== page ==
Illustration: Nick Little

The Forge Guide to Slack, Email, and Video Calls

5 Ways to Make Videoconferencing Less Terrible

Here’s how to behave on camera at work

Jacqueline Detwiler
Published in
7 min readSep 18, 2019

PPopular culture has been flirting with videotelephony as a sign of hyper-advanced societies since it was featured in Fritz Lang’s silent, sci-fi film Metropolis in 1927, because it’s way more exciting to imagine getting an update about alien planets/spy missions/imminent nuclear reactor meltdowns from a face on a screen than it is to hear about it over a tiny phone speaker.

Now, with most companies across the country undergoing a full-throttle conversion to video conferencing services such as Zoom, Slack, and Google Hangouts, we’ve finally reached the awe-inspiring future our movies and books have predicted.

Or, oh wait. We’re using it for meetings. We have the technology from The Jetsons, and we’re using it for sales meetings.

The first thing you should know about videoconferencing is that if you’re not using it now, you soon will be. A 2018 poll from Polycom (which, it’s worth noting, is a company that makes videoconferencing hardware) found that 74% of IT workers say video conference calls have increased over the past two years.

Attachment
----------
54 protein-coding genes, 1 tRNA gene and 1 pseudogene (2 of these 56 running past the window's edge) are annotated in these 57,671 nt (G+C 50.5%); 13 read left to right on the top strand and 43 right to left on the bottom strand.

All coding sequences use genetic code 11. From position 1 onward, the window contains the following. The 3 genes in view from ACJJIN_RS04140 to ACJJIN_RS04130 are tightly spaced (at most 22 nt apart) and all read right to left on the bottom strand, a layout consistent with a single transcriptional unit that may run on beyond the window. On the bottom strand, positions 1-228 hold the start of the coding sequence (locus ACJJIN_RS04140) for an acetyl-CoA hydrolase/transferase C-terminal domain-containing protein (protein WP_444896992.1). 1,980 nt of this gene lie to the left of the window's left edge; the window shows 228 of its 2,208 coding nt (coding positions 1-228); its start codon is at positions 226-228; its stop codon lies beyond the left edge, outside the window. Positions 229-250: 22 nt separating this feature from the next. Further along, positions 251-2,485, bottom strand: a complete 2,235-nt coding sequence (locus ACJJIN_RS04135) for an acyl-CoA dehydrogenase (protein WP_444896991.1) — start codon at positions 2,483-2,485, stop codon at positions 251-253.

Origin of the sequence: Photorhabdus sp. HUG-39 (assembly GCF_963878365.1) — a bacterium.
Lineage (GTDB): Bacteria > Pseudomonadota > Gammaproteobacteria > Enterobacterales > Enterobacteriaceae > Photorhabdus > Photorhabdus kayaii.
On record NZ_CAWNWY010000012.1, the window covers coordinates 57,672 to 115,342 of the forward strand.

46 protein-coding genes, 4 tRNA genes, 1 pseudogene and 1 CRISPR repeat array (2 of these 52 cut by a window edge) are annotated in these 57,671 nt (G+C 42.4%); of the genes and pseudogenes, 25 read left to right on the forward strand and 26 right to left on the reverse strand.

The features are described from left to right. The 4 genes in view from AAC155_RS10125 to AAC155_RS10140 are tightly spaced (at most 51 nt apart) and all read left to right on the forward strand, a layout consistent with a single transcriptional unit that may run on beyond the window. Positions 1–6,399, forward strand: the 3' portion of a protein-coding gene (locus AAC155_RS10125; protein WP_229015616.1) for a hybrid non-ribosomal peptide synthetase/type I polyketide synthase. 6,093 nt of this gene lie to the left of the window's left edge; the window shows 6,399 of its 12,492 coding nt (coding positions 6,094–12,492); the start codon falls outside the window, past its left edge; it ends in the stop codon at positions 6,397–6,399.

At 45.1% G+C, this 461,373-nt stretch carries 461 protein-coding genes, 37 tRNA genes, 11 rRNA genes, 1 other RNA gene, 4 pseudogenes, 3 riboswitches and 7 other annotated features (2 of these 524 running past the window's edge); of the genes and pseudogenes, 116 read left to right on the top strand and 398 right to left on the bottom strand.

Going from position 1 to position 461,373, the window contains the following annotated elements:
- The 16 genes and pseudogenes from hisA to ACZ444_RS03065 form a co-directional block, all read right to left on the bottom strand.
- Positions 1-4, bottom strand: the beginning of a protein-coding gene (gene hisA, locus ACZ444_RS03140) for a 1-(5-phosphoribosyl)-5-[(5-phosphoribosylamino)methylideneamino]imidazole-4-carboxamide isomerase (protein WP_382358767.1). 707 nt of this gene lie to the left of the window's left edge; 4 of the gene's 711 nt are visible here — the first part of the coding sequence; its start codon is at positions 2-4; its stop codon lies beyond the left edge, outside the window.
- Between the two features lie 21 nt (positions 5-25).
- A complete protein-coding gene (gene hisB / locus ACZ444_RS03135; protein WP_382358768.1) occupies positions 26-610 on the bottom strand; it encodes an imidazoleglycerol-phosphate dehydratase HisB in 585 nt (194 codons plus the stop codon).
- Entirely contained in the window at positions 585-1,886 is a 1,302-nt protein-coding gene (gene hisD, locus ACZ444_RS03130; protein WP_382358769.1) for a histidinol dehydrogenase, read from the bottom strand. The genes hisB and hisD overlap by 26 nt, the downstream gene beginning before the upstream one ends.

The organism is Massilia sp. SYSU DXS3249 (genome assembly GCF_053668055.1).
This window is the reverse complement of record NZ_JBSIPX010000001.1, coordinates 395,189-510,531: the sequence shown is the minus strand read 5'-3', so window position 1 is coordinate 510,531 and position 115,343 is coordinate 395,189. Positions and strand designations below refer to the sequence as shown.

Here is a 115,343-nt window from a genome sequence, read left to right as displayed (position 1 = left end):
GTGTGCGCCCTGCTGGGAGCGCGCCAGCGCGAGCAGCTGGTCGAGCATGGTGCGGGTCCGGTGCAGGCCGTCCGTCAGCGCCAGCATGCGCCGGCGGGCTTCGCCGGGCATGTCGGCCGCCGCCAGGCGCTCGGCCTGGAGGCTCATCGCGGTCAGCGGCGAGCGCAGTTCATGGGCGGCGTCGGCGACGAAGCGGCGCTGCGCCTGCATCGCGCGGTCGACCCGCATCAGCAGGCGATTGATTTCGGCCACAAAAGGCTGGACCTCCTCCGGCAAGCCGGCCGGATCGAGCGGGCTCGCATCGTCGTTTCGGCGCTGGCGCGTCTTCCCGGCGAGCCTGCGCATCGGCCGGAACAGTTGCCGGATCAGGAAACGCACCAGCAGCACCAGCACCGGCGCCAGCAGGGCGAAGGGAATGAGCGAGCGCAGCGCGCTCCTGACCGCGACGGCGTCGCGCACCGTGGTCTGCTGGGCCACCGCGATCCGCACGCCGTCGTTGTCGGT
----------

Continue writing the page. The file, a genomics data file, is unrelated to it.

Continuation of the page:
Video Conferencing Daily, which is a news website devoted entirely to videoconferencing, predicted that 86% of U.S. businesses would be using the technology by the end of 2018. There’s no way to tell whether they were right yet, because videoconferencing as a communications juggernaut is so new there aren’t a whole lot of scientists studying it. But HSBC just announced that it’s consolidating all of its communications on Zoom. So we know the banks are on board.

“Videoconferencing as a concept is not new — the need for it has been around for decades now,” says Nitasha Walia, a Zoom product manager who I interviewed, naturally, on a Zoom video conference call. “The tools just work now. It’s not so painful that you’d rather just fly somewhere because the call disconnects five times and you can’t really hear the other person.”

At first, I was inclined to disagree. Not because our call disconnected (it worked fine), but because I work from home and usually do interviews on the couch in my underwear…



Jacqueline Detwiler
Writer for

Jacqui is the former articles editor at Popular Mechanics. Her work has appeared in Wired, Esquire, Men’s Health, and Best American Science and Nature Writing.